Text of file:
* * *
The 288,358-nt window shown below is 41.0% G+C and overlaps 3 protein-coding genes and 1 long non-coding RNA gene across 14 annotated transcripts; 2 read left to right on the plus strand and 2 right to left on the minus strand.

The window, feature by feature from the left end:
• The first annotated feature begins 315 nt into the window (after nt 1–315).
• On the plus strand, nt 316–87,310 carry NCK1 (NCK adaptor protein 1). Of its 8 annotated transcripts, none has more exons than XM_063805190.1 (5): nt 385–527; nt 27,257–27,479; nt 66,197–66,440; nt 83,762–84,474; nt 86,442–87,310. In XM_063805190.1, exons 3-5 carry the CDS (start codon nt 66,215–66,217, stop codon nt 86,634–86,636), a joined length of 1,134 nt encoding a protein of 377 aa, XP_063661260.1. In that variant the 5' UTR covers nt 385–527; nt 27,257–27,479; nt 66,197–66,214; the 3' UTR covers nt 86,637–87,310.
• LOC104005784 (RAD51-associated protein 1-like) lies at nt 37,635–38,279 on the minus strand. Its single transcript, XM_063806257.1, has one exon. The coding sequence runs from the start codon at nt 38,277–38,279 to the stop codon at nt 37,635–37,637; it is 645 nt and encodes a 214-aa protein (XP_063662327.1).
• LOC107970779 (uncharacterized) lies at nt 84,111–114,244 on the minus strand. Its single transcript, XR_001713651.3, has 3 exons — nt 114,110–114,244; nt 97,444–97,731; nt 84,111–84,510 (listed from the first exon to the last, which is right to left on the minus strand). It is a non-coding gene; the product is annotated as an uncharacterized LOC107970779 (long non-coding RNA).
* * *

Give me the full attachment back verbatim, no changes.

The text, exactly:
The 288,358-nt window shown below is 41.0% G+C and overlaps 3 protein-coding genes and 1 long non-coding RNA gene across 14 annotated transcripts; 2 read left to right on the plus strand and 2 right to left on the minus strand.

The window, feature by feature from the left end:
• The first annotated feature begins 315 nt into the window (after nt 1–315).
• On the plus strand, nt 316–87,310 carry NCK1 (NCK adaptor protein 1). Of its 8 annotated transcripts, none has more exons than XM_063805190.1 (5): nt 385–527; nt 27,257–27,479; nt 66,197–66,440; nt 83,762–84,474; nt 86,442–87,310. In XM_063805190.1, exons 3-5 carry the CDS (start codon nt 66,215–66,217, stop codon nt 86,634–86,636), a joined length of 1,134 nt encoding a protein of 377 aa, XP_063661260.1. In that variant the 5' UTR covers nt 385–527; nt 27,257–27,479; nt 66,197–66,214; the 3' UTR covers nt 86,637–87,310.
• LOC104005784 (RAD51-associated protein 1-like) lies at nt 37,635–38,279 on the minus strand. Its single transcript, XM_063806257.1, has one exon. The coding sequence runs from the start codon at nt 38,277–38,279 to the stop codon at nt 37,635–37,637; it is 645 nt and encodes a 214-aa protein (XP_063662327.1).
• LOC107970779 (uncharacterized) lies at nt 84,111–114,244 on the minus strand. Its single transcript, XR_001713651.3, has 3 exons — nt 114,110–114,244; nt 97,444–97,731; nt 84,111–84,510 (listed from the first exon to the last, which is right to left on the minus strand). It is a non-coding gene; the product is annotated as an uncharacterized LOC107970779 (long non-coding RNA).